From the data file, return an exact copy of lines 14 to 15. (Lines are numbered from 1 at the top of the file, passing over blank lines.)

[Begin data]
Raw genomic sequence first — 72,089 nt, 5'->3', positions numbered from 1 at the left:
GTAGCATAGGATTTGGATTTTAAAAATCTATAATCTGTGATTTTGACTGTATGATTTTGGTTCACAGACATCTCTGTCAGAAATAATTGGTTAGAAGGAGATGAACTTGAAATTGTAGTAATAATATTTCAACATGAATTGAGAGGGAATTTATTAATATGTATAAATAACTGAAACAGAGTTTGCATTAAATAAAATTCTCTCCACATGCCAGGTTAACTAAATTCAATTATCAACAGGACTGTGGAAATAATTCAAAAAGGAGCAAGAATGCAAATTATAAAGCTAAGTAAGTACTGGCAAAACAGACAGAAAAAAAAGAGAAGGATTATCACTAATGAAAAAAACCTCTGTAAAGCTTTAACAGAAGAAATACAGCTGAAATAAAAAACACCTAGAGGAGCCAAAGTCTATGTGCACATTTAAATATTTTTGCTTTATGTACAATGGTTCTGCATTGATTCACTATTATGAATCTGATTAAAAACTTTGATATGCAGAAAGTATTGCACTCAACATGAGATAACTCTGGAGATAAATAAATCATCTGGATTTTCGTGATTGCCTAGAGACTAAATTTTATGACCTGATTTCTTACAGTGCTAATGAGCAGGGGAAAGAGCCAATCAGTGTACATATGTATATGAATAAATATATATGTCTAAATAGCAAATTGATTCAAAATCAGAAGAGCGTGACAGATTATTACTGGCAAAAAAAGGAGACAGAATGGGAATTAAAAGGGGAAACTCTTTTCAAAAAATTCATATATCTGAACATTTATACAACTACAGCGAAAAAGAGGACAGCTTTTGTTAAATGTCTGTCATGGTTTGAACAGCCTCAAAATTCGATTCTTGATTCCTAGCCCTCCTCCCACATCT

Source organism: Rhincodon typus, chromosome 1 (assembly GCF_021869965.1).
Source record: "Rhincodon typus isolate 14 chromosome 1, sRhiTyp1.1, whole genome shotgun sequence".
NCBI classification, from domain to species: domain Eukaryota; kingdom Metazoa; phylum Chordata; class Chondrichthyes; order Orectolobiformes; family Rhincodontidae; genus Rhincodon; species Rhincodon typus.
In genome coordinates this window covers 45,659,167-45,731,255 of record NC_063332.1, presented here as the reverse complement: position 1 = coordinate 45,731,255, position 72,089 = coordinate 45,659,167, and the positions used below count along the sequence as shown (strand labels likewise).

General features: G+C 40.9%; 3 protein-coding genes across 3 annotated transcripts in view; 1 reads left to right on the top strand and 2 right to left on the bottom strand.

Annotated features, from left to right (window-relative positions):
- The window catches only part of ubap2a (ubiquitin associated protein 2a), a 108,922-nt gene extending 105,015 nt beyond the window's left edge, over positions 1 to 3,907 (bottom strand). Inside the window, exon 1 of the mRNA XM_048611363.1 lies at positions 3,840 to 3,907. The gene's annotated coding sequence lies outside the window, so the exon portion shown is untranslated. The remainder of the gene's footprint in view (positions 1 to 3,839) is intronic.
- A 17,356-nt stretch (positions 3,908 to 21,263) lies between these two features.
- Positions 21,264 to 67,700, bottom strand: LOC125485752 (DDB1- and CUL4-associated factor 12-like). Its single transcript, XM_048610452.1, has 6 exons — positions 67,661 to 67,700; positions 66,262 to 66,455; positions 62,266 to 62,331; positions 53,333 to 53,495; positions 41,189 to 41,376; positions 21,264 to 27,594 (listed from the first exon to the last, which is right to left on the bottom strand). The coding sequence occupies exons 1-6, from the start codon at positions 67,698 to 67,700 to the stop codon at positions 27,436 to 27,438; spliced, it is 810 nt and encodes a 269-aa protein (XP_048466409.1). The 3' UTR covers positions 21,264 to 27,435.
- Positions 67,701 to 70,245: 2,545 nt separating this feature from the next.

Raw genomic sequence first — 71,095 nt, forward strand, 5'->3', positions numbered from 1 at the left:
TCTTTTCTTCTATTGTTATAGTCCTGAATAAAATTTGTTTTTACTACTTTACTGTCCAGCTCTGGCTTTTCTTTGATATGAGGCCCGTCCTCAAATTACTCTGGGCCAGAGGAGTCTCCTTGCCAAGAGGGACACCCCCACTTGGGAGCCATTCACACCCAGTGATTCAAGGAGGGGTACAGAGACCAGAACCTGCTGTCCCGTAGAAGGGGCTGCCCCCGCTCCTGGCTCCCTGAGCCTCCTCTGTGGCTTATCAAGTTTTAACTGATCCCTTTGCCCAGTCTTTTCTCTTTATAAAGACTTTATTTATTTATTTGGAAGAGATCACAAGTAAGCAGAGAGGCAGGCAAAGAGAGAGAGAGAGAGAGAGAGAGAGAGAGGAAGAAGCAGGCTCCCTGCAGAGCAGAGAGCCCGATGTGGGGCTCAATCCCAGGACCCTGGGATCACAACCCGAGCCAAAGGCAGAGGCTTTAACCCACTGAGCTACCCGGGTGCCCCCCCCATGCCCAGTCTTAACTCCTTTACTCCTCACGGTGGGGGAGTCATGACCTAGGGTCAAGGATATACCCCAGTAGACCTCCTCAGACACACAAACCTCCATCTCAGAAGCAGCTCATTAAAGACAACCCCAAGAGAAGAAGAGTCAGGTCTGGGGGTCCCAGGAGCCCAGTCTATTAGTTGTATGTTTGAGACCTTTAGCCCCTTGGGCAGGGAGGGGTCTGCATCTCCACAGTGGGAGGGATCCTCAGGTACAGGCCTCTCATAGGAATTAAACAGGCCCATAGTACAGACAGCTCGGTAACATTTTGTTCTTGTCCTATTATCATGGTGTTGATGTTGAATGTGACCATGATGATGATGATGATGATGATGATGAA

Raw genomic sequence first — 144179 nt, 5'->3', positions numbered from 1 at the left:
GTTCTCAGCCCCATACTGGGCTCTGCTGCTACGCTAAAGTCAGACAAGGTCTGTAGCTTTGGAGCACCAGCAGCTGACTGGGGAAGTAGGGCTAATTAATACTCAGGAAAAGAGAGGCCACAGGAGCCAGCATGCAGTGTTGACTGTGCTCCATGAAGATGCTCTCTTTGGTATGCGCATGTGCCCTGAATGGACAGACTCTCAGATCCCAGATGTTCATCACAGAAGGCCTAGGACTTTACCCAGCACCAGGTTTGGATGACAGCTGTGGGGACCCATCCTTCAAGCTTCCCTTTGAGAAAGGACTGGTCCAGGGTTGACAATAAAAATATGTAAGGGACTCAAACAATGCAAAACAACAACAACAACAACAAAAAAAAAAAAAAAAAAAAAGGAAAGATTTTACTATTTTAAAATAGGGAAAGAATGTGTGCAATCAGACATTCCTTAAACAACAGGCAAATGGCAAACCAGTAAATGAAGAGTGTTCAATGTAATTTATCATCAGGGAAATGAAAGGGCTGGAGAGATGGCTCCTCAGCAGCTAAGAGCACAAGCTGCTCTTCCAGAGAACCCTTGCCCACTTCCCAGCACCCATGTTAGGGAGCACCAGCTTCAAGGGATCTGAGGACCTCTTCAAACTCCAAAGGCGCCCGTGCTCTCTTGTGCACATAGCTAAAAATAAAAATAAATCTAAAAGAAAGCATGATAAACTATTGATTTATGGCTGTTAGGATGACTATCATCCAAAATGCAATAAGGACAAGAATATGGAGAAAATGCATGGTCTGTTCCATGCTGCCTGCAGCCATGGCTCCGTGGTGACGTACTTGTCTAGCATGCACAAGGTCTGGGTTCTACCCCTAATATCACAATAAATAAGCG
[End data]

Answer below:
TCTTTTCTTCTATTGTTATAGTCCTGAATAAAATTTGTTTTTACTACTTTACTGTCCAGCTCTGGCTTTTCTTTGATATGAGGCCCGTCCTCAAATTACTCTGGGCCAGAGGAGTCTCCTTGCCAAGAGGGACACCCCCACTTGGGAGCCATTCACACCCAGTGATTCAAGGAGGGGTACAGAGACCAGAACCTGCTGTCCCGTAGAAGGGGCTGCCCCCGCTCCTGGCTCCCTGAGCCTCCTCTGTGGCTTATCAAGTTTTAACTGATCCCTTTGCCCAGTCTTTTCTCTTTATAAAGACTTTATTTATTTATTTGGAAGAGATCACAAGTAAGCAGAGAGGCAGGCAAAGAGAGAGAGAGAGAGAGAGAGAGAGAGAGGAAGAAGCAGGCTCCCTGCAGAGCAGAGAGCCCGATGTGGGGCTCAATCCCAGGACCCTGGGATCACAACCCGAGCCAAAGGCAGAGGCTTTAACCCACTGAGCTACCCGGGTGCCCCCCCCATGCCCAGTCTTAACTCCTTTACTCCTCACGGTGGGGGAGTCATGACCTAGGGTCAAGGATATACCCCAGTAGACCTCCTCAGACACACAAACCTCCATCTCAGAAGCAGCTCATTAAAGACAACCCCAAGAGAAGAAGAGTCAGGTCTGGGGGTCCCAGGAGCCCAGTCTATTAGTTGTATGTTTGAGACCTTTAGCCCCTTGGGCAGGGAGGGGTCTGCATCTCCACAGTGGGAGGGATCCTCAGGTACAGGCCTCTCATAGGAATTAAACAGGCCCATAGTACAGACAGCTCGGTAACATTTTGTTCTTGTCCTATTATCATGGTGTTGATGTTGAATGTGACCATGATGATGATGATGATGATGATGATGAA

Raw genomic sequence first — 144179 nt, 5'->3', positions numbered from 1 at the left: